So how does one describe an artist and what an artist does, as opposed to say, an engineer, or a doctor? It’s quite difficult. As a New York Times article put it, “Their job description, if they have one, is to operate outside accepted limits.”
I will try and answer the question based on my experience, and what I have seen fellow artists go through. Some or all of these things below are what an artist is or does.
1) Artists can create something out of nothing. They are able to connect off-tangent points and objects into something unified with some coherence and meaning.
2) They bring their audience to emotional, psychological, spiritual places where even they have never been previously. But despite the fear, they take risks to do it.
3) They surprise, delight, shock, awe and awaken people and bring them to experience new undiscovered states and truths about themselves.
4) They live out their nightmares and visions for others who are too afraid to live theirs. Artists do this to liberate themselves and their audience, that they may also have the courage to liberate themselves.
5) When they are really good, artists can successfully turn their private pain, traumas, demons, fears into something beautiful and universally true.
6) They can physicalize art into movement, music and various material forms, images and shapes. They do this to express what they wish to convey and who they are.
7) When artists work within the “zone” where they are in focused, timeless mode, they are actually going through a truly spiritual, God-like experience. There is a creative flow, unobstructed and free, as they deal in things eternal.
8) Artists can’t help but create. One might say, they are condemned to create. And they are a hundred times lonelier and more neurotic when they are in a dry spell and cannot create.
9) They are, in many ways, egotists. But the ego here is often some sort of magnifying glass where passion and message pass through. The ego makes possible the intense focusing of the creation.
10) With their art, artists can enchant and make sacred the mundane nature of everyday life.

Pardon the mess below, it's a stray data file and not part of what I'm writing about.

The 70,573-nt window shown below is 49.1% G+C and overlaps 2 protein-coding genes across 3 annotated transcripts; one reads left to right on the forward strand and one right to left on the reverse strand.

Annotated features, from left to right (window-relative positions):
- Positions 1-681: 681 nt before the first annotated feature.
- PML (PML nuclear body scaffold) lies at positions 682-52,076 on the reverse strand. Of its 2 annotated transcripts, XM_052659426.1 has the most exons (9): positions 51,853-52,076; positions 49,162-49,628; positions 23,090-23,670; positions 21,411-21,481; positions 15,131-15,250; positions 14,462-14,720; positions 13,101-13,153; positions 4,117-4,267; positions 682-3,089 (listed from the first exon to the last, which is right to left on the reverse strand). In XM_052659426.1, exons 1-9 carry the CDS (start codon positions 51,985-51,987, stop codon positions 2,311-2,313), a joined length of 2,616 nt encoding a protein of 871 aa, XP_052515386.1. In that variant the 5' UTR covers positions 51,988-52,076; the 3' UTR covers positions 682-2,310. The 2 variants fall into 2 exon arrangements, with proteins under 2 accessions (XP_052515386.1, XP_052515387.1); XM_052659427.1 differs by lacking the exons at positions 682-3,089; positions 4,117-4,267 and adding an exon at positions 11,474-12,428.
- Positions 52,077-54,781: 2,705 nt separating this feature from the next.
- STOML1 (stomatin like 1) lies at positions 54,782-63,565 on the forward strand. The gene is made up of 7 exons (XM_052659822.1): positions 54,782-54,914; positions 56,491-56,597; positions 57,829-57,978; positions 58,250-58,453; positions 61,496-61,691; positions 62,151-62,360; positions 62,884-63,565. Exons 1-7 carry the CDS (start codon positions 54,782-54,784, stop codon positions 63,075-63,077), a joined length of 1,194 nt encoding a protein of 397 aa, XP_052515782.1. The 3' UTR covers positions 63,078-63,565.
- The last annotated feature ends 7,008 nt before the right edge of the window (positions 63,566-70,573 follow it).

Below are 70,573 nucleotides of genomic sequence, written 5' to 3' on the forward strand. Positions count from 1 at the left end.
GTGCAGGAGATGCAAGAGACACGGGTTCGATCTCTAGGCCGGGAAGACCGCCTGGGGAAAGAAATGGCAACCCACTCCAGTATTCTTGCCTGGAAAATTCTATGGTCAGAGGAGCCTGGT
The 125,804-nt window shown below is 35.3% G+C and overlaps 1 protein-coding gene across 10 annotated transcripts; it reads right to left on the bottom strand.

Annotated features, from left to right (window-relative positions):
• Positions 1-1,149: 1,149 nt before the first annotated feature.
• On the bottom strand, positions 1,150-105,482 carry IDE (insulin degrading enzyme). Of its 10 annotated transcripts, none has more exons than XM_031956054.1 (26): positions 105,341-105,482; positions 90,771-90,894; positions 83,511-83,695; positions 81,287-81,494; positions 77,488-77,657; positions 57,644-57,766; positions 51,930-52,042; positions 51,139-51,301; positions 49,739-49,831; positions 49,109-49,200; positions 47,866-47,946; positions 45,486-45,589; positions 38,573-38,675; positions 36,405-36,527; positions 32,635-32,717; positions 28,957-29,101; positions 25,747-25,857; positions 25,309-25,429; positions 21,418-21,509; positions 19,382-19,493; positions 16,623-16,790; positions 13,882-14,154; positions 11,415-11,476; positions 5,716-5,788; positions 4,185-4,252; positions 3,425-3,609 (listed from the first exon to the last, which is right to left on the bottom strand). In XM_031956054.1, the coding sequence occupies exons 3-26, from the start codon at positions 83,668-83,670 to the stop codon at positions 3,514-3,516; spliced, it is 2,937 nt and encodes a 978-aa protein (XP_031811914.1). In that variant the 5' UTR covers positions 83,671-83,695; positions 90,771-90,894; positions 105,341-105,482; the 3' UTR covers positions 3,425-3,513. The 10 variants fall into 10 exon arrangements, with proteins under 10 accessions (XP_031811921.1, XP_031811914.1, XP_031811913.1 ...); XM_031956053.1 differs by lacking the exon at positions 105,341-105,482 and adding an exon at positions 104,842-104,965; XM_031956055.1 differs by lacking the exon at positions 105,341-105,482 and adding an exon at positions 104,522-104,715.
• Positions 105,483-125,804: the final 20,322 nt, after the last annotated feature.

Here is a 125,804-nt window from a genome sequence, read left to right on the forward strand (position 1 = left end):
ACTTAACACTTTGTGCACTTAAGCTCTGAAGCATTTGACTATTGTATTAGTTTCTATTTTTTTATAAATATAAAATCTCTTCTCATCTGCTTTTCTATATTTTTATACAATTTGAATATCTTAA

I am hardly touching the surface here. My intention is not to paint the artist as an inscrutable, mysteriously perplexing human being. I believe that within each person lies an artistic spirit, in varying degrees. After all, we create every minute that we live. The artist is just more intense about it.
So, to our senators, bishops, lawyers and other so-called “learned” in society, or anyone who has ever needed to get some kind of license or formal validation — before you start interrogating, questioning or forcing your beliefs on artists and defining what art should be, please take heed. Be advised that your “understanding” of artists, their reality and what they do, may be nowhere near what truly is.
You live in a world of tangibles, of measurable objects and defined paradigms, of logic, rationality and limits. You may be comfortable with things that are more quantified, measurable, in black and white even. But outside the parameters of where your fences end, where you dare not look or even cross, is where the artist’s world could begin.
The eternal can’t be boxed in. The artist cannot be restrained. He operates outside acceptable limits. Whether or not you are ready, he will take you to places where you may or may not want to go. Just look at how agitated everyone has become by “Poleitismo.”
The way to deal with an artist’s work is to appreciate it if it speaks to you, and pan it, if you will, when it doesn’t. Then move on. He probably wasn’t speaking to you anyway.